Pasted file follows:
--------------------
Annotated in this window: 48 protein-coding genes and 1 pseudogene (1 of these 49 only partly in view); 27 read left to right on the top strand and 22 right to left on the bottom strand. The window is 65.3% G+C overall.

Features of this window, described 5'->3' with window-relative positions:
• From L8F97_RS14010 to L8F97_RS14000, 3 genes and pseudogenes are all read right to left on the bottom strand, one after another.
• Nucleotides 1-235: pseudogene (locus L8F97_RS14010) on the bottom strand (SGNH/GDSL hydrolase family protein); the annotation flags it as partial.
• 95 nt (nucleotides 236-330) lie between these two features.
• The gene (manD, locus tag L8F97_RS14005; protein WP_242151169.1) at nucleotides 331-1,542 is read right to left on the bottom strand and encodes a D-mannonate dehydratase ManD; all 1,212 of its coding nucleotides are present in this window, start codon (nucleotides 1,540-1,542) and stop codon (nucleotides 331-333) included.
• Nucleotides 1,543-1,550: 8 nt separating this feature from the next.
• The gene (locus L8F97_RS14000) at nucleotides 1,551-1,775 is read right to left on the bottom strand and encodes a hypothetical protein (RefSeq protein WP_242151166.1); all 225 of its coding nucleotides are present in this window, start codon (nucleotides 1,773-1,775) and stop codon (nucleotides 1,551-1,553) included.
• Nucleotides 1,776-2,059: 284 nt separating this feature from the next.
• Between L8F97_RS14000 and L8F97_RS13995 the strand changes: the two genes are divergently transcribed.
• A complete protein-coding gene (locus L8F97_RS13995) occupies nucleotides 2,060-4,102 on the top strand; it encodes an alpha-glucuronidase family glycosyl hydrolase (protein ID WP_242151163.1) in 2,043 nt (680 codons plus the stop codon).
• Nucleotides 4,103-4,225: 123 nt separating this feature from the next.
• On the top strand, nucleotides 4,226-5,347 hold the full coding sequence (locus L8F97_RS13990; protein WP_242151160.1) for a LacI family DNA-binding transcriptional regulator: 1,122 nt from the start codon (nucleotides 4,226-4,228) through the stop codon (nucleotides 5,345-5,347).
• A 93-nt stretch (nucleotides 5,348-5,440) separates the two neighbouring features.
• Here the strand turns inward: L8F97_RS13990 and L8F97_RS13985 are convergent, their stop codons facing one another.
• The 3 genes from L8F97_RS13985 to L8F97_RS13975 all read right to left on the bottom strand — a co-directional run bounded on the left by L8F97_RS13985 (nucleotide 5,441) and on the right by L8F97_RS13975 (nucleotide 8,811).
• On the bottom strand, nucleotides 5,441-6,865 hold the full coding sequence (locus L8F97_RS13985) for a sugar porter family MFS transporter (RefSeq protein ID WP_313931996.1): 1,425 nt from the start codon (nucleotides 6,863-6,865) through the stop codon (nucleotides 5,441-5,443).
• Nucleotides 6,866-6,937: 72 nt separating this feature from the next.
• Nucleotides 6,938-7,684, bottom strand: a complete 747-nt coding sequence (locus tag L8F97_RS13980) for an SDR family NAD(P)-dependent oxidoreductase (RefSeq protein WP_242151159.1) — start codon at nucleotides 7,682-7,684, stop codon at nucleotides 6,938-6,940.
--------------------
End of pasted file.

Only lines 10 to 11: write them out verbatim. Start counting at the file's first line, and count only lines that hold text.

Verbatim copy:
• Between L8F97_RS14000 and L8F97_RS13995 the strand changes: the two genes are divergently transcribed.
• A complete protein-coding gene (locus L8F97_RS13995) occupies nucleotides 2,060-4,102 on the top strand; it encodes an alpha-glucuronidase family glycosyl hydrolase (protein ID WP_242151163.1) in 2,043 nt (680 codons plus the stop codon).